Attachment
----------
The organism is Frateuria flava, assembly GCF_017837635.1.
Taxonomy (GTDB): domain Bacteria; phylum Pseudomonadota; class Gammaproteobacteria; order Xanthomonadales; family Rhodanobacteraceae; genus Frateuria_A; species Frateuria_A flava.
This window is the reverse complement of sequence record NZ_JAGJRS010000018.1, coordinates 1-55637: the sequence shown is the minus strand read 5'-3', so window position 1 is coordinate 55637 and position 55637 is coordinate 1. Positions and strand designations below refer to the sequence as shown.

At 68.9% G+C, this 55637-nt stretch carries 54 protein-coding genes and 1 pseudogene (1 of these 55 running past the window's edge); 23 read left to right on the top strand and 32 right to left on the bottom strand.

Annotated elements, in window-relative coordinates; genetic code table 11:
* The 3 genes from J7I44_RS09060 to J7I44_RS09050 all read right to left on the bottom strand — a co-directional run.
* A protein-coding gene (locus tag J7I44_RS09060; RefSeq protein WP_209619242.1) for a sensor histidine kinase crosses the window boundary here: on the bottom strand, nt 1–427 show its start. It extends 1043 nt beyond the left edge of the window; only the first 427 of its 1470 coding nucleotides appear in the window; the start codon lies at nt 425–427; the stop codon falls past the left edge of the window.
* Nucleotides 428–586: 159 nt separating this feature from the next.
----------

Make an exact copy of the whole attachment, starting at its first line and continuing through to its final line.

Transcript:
The organism is Frateuria flava, assembly GCF_017837635.1.
Taxonomy (GTDB): domain Bacteria; phylum Pseudomonadota; class Gammaproteobacteria; order Xanthomonadales; family Rhodanobacteraceae; genus Frateuria_A; species Frateuria_A flava.
This window is the reverse complement of sequence record NZ_JAGJRS010000018.1, coordinates 1-55637: the sequence shown is the minus strand read 5'-3', so window position 1 is coordinate 55637 and position 55637 is coordinate 1. Positions and strand designations below refer to the sequence as shown.

At 68.9% G+C, this 55637-nt stretch carries 54 protein-coding genes and 1 pseudogene (1 of these 55 running past the window's edge); 23 read left to right on the top strand and 32 right to left on the bottom strand.

Annotated elements, in window-relative coordinates; genetic code table 11:
* The 3 genes from J7I44_RS09060 to J7I44_RS09050 all read right to left on the bottom strand — a co-directional run.
* A protein-coding gene (locus tag J7I44_RS09060; RefSeq protein WP_209619242.1) for a sensor histidine kinase crosses the window boundary here: on the bottom strand, nt 1–427 show its start. It extends 1043 nt beyond the left edge of the window; only the first 427 of its 1470 coding nucleotides appear in the window; the start codon lies at nt 425–427; the stop codon falls past the left edge of the window.
* Nucleotides 428–586: 159 nt separating this feature from the next.